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African Mammals

The common hippopotamus is semiaquatic, inhabiting rivers, lakes and mangrove swamps, where territorial bulls preside over a stretch of river and groups of five to 30 females and young. During the day, they remain cool by staying in the water or mud; reproduction and childbirth both occur in water. They emerge at dusk to graze on grasses. While hippopotamuses rest near each other in the water, grazing is a solitary activity and hippos are not territorial on land.

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Filename
Hippopotamus (Hippopotamus amphibius) territorial display 002.jpg
Copyright
Shannon Benson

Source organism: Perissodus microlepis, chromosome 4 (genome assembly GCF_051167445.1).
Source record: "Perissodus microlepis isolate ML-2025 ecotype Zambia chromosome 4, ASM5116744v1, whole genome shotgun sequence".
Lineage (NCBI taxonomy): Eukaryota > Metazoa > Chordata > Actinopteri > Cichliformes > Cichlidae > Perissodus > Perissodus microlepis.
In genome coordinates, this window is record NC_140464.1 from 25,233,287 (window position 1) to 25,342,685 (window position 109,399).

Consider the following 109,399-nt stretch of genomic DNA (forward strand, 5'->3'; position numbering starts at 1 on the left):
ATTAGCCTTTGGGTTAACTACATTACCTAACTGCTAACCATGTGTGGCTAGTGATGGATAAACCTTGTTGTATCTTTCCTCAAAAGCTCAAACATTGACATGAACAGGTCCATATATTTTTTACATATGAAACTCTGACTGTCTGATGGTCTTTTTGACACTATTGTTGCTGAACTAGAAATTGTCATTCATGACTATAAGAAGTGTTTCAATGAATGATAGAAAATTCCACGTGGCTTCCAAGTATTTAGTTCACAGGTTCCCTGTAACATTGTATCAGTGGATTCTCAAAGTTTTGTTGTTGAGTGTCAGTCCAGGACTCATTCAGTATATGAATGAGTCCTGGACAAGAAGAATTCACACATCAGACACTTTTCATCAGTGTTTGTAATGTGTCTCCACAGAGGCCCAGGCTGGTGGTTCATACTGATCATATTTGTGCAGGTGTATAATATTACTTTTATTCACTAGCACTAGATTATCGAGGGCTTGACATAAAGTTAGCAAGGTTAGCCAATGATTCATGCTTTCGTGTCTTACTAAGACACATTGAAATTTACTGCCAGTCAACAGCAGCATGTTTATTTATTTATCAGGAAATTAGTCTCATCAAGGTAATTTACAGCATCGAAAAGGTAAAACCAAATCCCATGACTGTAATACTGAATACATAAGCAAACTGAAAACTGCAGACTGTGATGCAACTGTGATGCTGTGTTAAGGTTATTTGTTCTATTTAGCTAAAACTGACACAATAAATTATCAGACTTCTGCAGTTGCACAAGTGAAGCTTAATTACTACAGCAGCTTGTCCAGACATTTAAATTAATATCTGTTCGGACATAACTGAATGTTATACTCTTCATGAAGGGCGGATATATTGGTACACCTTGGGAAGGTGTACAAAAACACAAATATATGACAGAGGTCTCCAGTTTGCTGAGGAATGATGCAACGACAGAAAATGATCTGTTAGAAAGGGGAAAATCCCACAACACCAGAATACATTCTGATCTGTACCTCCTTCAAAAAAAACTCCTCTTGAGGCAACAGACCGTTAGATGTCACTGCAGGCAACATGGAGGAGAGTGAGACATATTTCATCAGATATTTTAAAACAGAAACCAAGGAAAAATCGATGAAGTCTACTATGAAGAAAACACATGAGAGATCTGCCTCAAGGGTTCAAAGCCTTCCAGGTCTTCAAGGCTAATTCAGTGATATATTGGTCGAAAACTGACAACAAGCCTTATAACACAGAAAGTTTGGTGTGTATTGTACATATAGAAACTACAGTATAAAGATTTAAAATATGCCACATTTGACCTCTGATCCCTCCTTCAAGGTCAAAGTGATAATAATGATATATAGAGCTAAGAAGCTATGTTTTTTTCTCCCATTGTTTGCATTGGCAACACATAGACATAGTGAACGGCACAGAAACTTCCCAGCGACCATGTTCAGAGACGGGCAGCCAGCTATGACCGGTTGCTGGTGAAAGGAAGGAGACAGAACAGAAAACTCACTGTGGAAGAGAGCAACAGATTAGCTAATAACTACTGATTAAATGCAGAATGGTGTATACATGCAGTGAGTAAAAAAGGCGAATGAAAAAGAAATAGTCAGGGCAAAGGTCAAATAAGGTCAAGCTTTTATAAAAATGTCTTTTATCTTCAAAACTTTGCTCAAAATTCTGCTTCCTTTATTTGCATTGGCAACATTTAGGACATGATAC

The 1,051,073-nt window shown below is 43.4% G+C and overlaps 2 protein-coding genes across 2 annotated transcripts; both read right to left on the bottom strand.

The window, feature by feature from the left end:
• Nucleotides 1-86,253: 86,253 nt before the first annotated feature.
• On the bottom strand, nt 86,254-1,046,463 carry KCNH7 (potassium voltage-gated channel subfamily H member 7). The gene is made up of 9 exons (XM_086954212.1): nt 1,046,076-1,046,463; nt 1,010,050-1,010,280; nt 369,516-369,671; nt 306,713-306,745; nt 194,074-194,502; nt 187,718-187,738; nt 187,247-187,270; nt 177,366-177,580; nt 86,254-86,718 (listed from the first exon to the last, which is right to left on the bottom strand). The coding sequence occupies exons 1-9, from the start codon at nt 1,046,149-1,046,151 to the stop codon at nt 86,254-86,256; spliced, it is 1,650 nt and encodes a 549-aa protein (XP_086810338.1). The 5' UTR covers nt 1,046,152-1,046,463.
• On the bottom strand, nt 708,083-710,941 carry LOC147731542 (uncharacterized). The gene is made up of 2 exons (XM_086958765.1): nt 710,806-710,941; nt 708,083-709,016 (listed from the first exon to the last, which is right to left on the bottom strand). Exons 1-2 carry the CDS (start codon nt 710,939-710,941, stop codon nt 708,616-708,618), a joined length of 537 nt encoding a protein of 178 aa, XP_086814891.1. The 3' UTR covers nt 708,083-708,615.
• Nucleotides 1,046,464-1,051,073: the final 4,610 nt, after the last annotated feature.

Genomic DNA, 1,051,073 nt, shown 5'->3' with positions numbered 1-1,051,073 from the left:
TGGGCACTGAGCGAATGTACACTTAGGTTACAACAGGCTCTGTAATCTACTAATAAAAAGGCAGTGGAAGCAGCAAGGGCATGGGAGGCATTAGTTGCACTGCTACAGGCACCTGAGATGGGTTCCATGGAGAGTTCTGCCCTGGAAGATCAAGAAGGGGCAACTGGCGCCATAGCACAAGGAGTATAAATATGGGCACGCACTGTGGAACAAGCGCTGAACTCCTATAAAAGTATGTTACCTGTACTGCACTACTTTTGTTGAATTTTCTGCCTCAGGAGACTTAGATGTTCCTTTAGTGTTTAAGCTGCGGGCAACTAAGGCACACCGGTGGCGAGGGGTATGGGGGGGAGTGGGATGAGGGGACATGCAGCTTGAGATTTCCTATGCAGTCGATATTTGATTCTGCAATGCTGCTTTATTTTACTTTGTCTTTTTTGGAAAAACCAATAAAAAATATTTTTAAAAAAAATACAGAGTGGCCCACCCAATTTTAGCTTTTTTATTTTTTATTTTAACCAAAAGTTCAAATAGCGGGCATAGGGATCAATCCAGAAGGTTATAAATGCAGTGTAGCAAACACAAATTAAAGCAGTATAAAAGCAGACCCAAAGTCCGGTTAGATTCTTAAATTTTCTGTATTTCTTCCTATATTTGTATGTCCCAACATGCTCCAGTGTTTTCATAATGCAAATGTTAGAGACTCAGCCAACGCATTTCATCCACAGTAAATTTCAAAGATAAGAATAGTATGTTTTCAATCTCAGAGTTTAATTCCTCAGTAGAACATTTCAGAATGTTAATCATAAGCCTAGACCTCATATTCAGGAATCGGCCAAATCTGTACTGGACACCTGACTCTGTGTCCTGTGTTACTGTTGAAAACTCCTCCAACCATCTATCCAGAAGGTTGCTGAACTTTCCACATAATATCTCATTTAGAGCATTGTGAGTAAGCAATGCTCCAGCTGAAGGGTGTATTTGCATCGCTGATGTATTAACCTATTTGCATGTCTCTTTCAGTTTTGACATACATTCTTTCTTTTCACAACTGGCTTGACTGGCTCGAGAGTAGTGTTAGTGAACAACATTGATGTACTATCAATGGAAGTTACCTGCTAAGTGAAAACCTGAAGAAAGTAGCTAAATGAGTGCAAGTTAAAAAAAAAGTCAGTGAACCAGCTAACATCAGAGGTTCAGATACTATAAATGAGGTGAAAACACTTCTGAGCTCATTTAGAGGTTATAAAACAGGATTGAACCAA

Image Size
3121x2079 / 9.2MB
Contained in galleries
South Africa, African Wildlife, ACTION, Wildlife Image Archive
The common hippopotamus is semiaquatic, inhabiting rivers, lakes and mangrove swamps, where territorial bulls preside over a stretch of river and groups of five to 30 females and young. During the day, they remain cool by staying in the water or mud; reproduction and childbirth both occur in water. They emerge at dusk to graze on grasses. While hippopotamuses rest near each other in the water, grazing is a solitary activity and hippos are not territorial on land.